The dearth of minority biomedical research professionals stems from the paucity of minority undergraduate students who are academically competitive candidates for graduate school; and, from the perception, even among well-qualified minority students, that the research community does not welcome minority participation. To remedy these problems, we will create a coherent, coordinated series of activities to support and encourage minority students academically and financially from the freshman undergraduate year through the second year of graduate school. Academic excellence will be cultivated in young undergraduates through a challenging, structured academic program of supplemental course work in chemistry and calculus, the gate-keepers to success in biology studies, while more advanced students will have their academic skills stimulated and honed through a series of coordinated academic enrichment activities. Beginning minority graduate students will be encouraged to persevere in attaining research careers by providing them with academic, financial, and personal support in the first two years of graduate school; a time during which many talented students become discouraged and leave graduate school due to lack of such support. Because students learn best by doing, and because student interest in research careers in kindled through laboratory work, student involvement in biomedical research will be a key program element at each level. We will create investigative partnerships between research faculty and minority students; such intensive interactions will develop the students' investigative skills, demonstrate that research is a viable career option, and will increase the number of non-minority faculty who can serve as productive mentors for minority students.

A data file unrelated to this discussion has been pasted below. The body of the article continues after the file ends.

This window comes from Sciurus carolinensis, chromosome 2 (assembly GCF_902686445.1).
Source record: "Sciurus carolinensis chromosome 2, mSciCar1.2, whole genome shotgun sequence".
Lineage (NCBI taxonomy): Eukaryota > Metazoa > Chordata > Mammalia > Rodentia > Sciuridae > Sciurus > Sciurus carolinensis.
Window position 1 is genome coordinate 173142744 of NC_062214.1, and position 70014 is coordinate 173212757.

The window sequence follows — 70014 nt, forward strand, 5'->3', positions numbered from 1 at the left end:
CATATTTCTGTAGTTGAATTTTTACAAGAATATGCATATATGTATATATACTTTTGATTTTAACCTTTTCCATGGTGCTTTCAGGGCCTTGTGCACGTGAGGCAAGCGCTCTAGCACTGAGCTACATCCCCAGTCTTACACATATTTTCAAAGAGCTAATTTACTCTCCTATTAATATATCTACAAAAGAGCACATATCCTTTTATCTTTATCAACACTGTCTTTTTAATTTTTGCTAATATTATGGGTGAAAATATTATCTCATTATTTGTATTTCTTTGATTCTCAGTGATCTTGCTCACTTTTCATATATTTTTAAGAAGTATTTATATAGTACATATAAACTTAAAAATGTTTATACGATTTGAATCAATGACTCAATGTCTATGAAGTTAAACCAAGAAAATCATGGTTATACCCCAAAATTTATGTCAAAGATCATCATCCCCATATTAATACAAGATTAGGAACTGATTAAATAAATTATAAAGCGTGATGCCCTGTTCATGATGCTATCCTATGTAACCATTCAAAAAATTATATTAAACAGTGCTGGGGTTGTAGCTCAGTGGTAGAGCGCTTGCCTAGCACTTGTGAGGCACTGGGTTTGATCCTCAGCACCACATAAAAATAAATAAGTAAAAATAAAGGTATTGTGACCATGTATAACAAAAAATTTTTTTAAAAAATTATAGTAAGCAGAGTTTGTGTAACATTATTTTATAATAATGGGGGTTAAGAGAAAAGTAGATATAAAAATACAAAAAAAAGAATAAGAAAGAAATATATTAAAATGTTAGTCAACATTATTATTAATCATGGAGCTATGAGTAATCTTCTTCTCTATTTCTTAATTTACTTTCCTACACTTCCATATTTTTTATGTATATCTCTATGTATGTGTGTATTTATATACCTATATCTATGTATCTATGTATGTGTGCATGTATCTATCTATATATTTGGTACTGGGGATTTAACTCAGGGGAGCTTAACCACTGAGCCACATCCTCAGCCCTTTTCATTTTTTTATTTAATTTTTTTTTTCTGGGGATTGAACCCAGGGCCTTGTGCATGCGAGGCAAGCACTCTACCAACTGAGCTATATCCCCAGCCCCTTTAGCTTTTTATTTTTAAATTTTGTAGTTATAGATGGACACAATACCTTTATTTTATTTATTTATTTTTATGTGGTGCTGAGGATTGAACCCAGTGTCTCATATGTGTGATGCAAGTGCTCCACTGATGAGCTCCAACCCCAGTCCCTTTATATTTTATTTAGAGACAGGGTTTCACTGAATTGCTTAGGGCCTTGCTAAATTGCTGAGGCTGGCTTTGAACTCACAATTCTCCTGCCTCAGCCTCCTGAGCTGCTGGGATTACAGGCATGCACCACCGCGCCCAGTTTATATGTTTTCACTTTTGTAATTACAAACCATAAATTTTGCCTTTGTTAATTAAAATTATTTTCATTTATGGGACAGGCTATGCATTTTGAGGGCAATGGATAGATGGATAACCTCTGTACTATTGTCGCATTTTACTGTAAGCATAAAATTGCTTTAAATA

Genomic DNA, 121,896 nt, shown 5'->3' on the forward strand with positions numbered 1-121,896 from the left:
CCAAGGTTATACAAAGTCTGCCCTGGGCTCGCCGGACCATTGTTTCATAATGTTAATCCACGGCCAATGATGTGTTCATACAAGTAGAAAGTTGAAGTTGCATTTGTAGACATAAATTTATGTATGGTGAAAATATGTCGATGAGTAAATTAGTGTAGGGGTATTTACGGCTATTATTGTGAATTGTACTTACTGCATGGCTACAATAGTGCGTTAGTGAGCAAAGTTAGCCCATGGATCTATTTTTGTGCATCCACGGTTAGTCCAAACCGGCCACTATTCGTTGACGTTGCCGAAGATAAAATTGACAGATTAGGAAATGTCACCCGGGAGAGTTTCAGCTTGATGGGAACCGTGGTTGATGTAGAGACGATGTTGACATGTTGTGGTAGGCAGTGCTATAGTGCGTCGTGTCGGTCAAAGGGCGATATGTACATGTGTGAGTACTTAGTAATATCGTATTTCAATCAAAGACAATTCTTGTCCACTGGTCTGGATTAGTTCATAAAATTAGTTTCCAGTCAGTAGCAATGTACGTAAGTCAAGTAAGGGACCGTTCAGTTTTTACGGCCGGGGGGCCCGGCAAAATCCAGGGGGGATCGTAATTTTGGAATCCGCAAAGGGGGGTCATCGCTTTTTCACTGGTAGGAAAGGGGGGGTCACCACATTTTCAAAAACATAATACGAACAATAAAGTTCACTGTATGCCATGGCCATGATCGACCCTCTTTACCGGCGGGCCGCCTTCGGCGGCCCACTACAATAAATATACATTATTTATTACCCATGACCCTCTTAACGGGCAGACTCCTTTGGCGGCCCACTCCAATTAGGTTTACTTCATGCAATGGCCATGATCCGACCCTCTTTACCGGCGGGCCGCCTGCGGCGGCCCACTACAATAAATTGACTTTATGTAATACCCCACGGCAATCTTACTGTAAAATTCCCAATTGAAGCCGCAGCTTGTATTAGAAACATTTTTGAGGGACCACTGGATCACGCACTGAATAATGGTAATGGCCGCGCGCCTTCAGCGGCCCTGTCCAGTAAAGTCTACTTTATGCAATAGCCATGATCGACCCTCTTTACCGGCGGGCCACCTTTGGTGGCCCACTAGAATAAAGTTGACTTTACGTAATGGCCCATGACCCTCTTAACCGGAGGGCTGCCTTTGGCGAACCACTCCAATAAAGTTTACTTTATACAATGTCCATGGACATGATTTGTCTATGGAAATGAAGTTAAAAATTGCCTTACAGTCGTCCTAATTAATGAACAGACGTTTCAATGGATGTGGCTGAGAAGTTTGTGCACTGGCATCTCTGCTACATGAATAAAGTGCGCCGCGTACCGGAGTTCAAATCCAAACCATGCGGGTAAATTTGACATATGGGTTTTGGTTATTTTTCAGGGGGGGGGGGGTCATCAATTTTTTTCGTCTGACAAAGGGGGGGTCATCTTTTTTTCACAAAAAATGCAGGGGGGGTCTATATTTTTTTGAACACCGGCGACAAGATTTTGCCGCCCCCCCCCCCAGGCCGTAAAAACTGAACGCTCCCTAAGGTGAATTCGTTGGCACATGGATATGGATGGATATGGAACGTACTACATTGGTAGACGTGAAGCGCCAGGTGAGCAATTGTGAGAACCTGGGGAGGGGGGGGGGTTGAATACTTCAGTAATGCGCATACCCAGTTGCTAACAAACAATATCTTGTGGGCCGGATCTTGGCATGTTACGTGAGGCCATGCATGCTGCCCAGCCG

National Institute of Health (NIH)
National Institute of General Medical Sciences (NIGMS)
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Special Emphasis Panel (ZGM1-MBRS-9 (01))
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University of California Davis
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